The briefing notes, marked secret but released to Postmedia News through access-to-information legislation, suggested that the government could work together with the oil and gas industry to promote the reforms, which are now the target of the Idle No More protests that accuse the government of neglecting the rights of First Nations.
The records include a list of suggested messages for Environment Minister Peter Kents parliamentary secretary, Michelle Rempel, to use in a Feb. 2, 2012 meeting with oilsands company Canadian Natural Resources Ltd. (CNRL), in order to gain its support. At that time, a parliamentary committee was also reviewing environmental laws in order to make recommendations to the government.
Resource development is certainly among the major industrial sectors that are top-of-mind as we consider the modernization of our regulatory system, Rempel was asked to say during the meeting with Bill Clapperton, vice-president of stakeholder and environmental affairs with CNRL, according to the records.
The reforms, when introduced, may be very controversial. I hope we can count on your support.
Kent said Tuesday people will eventually see evidence that the changes will improve environmental protection.
Human nature does not easily accommodate any change or the prospect of change, Kent told Postmedia News. When change does happen, there are often very legitimate concerns that develop until in the fullness of time, the changes that are made, fulfil the commitment and the promise of those who made the changes.
CNRL declined comment.
NDP deputy leader and environment critic Megan Leslie said she was angry after reviewing the briefing material. She said it suggests Rempel was giving a company privileged information about a review done by a parliamentary committee before its report was tabled in the House of Commons.
Leslie said it also shows that Idle No More protesters are correct about highlighting inadequate consultations with First Nations. The final (parliamentary) report basically said exactly what the Conservatives wanted it to say in preparation for the total gutting of the Canadian Environmental Assessment Act.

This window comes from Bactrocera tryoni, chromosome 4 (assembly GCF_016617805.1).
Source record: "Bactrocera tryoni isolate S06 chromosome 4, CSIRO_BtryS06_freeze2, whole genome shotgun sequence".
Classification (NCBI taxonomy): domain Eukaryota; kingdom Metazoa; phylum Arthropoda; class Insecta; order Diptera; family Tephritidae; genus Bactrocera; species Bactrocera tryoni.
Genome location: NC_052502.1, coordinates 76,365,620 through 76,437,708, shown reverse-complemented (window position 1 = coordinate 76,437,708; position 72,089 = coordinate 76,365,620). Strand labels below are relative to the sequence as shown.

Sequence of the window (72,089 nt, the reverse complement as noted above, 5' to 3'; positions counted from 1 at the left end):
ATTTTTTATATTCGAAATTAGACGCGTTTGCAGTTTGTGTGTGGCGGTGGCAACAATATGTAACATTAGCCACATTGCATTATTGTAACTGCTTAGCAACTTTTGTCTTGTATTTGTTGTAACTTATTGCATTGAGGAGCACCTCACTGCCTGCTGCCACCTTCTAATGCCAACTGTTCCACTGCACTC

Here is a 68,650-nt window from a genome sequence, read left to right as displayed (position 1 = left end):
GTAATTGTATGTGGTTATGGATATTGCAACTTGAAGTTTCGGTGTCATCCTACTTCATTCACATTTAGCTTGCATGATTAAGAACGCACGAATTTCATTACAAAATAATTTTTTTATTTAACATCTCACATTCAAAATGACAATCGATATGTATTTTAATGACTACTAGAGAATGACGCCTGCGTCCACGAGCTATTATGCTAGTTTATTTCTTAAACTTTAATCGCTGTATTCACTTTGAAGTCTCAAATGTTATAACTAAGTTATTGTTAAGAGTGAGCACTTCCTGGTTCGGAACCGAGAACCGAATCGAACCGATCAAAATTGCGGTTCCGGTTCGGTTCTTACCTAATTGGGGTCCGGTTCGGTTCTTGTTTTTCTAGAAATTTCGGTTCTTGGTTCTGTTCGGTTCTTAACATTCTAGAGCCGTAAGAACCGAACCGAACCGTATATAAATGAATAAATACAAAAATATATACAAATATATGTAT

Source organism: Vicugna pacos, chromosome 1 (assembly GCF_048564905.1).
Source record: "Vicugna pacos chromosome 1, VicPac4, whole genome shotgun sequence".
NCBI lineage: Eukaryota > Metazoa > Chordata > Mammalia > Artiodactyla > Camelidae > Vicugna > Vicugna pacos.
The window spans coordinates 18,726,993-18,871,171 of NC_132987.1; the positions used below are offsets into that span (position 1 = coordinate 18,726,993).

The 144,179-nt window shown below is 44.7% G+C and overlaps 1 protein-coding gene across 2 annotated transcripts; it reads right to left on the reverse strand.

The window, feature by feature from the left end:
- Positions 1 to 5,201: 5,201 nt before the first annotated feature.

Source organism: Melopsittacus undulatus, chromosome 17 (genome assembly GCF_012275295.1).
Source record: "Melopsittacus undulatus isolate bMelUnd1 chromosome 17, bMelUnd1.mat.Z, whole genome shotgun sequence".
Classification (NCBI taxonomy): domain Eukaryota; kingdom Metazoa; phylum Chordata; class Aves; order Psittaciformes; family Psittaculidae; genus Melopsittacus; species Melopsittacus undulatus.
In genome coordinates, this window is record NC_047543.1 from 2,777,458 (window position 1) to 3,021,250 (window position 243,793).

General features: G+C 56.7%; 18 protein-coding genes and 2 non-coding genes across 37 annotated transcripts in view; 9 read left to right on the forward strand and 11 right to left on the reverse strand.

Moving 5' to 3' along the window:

The records are the latest in a series of internal documents demonstrating the governments co-operation with industry in delivering the reforms that eliminated environmental reviews for nearly 3,000 projects last summer.
Liberal environment critic Kirsty Duncan also highlighted recent Idle No More protests, adding that she was troubled to learn Rempel was trolling for oil industry support before the government introduced its reforms, while environmental and First Nations groups were left in the dark.
I dont think it comes as a surprise, Duncan said. The government has an agenda to gut environmental assessment and fast-track development.
The revelations in the latest documents coincided with questions Tuesday from Green Party Leader Elizabeth May, who bluntly asked whether the government was considering merging Environment Canada with Natural Resources Canada. The claim was immediately dismissed by Prime Minister Stephen Harper in the House of Commons, and again later by Kent, who noted that his department had important responsibilities and laws to oversee.
Environment Canada is going nowhere, Kent said.
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